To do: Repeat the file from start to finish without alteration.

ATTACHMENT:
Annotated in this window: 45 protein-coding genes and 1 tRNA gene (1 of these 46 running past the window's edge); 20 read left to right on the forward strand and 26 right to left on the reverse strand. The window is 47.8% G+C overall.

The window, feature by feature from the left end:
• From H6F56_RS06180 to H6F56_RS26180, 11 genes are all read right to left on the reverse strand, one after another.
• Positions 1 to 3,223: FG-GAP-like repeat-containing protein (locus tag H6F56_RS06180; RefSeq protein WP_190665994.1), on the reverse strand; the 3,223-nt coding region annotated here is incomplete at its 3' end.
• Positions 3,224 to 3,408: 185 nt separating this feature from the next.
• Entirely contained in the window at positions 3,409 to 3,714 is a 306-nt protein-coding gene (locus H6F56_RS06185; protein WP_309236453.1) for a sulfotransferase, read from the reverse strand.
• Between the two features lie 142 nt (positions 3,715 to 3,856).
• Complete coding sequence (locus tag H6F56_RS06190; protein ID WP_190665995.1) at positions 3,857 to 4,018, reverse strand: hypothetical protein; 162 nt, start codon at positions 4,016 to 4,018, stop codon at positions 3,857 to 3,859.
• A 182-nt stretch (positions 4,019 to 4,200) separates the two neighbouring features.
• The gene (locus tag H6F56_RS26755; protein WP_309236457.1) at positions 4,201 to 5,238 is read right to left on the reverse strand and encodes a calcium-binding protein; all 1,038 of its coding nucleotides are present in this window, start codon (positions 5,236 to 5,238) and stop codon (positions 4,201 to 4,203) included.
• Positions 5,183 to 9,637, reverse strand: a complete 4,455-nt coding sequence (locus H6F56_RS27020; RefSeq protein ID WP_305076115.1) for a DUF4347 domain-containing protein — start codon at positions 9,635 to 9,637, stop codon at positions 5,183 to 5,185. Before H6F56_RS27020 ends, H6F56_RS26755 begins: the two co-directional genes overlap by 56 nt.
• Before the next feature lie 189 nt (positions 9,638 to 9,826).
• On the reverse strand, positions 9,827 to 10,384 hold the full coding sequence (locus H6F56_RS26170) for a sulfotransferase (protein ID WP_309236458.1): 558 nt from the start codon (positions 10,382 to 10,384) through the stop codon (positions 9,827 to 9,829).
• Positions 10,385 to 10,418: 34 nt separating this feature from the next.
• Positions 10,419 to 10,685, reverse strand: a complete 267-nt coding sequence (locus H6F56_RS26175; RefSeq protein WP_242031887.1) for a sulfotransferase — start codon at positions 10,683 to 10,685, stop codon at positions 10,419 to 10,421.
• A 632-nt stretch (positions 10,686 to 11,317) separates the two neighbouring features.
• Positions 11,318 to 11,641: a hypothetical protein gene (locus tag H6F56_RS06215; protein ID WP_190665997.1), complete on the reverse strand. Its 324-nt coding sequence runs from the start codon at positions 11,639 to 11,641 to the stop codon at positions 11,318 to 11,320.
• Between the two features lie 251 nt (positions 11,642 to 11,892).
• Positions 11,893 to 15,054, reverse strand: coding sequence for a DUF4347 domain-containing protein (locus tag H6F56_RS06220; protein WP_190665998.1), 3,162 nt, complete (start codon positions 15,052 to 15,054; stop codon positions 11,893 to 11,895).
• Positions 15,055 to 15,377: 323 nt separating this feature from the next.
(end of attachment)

Annotated in this window: 45 protein-coding genes and 1 tRNA gene (1 of these 46 running past the window's edge); 20 read left to right on the forward strand and 26 right to left on the reverse strand. The window is 47.8% G+C overall.

The window, feature by feature from the left end:
• From H6F56_RS06180 to H6F56_RS26180, 11 genes are all read right to left on the reverse strand, one after another.
• Positions 1 to 3,223: FG-GAP-like repeat-containing protein (locus tag H6F56_RS06180; RefSeq protein WP_190665994.1), on the reverse strand; the 3,223-nt coding region annotated here is incomplete at its 3' end.
• Positions 3,224 to 3,408: 185 nt separating this feature from the next.
• Entirely contained in the window at positions 3,409 to 3,714 is a 306-nt protein-coding gene (locus H6F56_RS06185; protein WP_309236453.1) for a sulfotransferase, read from the reverse strand.
• Between the two features lie 142 nt (positions 3,715 to 3,856).
• Complete coding sequence (locus tag H6F56_RS06190; protein ID WP_190665995.1) at positions 3,857 to 4,018, reverse strand: hypothetical protein; 162 nt, start codon at positions 4,016 to 4,018, stop codon at positions 3,857 to 3,859.
• A 182-nt stretch (positions 4,019 to 4,200) separates the two neighbouring features.
• The gene (locus tag H6F56_RS26755; protein WP_309236457.1) at positions 4,201 to 5,238 is read right to left on the reverse strand and encodes a calcium-binding protein; all 1,038 of its coding nucleotides are present in this window, start codon (positions 5,236 to 5,238) and stop codon (positions 4,201 to 4,203) included.
• Positions 5,183 to 9,637, reverse strand: a complete 4,455-nt coding sequence (locus H6F56_RS27020; RefSeq protein ID WP_305076115.1) for a DUF4347 domain-containing protein — start codon at positions 9,635 to 9,637, stop codon at positions 5,183 to 5,185. Before H6F56_RS27020 ends, H6F56_RS26755 begins: the two co-directional genes overlap by 56 nt.
• Before the next feature lie 189 nt (positions 9,638 to 9,826).
• On the reverse strand, positions 9,827 to 10,384 hold the full coding sequence (locus H6F56_RS26170) for a sulfotransferase (protein ID WP_309236458.1): 558 nt from the start codon (positions 10,382 to 10,384) through the stop codon (positions 9,827 to 9,829).
• Positions 10,385 to 10,418: 34 nt separating this feature from the next.
• Positions 10,419 to 10,685, reverse strand: a complete 267-nt coding sequence (locus H6F56_RS26175; RefSeq protein WP_242031887.1) for a sulfotransferase — start codon at positions 10,683 to 10,685, stop codon at positions 10,419 to 10,421.
• A 632-nt stretch (positions 10,686 to 11,317) separates the two neighbouring features.
• Positions 11,318 to 11,641: a hypothetical protein gene (locus tag H6F56_RS06215; protein ID WP_190665997.1), complete on the reverse strand. Its 324-nt coding sequence runs from the start codon at positions 11,639 to 11,641 to the stop codon at positions 11,318 to 11,320.
• Between the two features lie 251 nt (positions 11,642 to 11,892).
• Positions 11,893 to 15,054, reverse strand: coding sequence for a DUF4347 domain-containing protein (locus tag H6F56_RS06220; protein WP_190665998.1), 3,162 nt, complete (start codon positions 15,052 to 15,054; stop codon positions 11,893 to 11,895).
• Positions 15,055 to 15,377: 323 nt separating this feature from the next.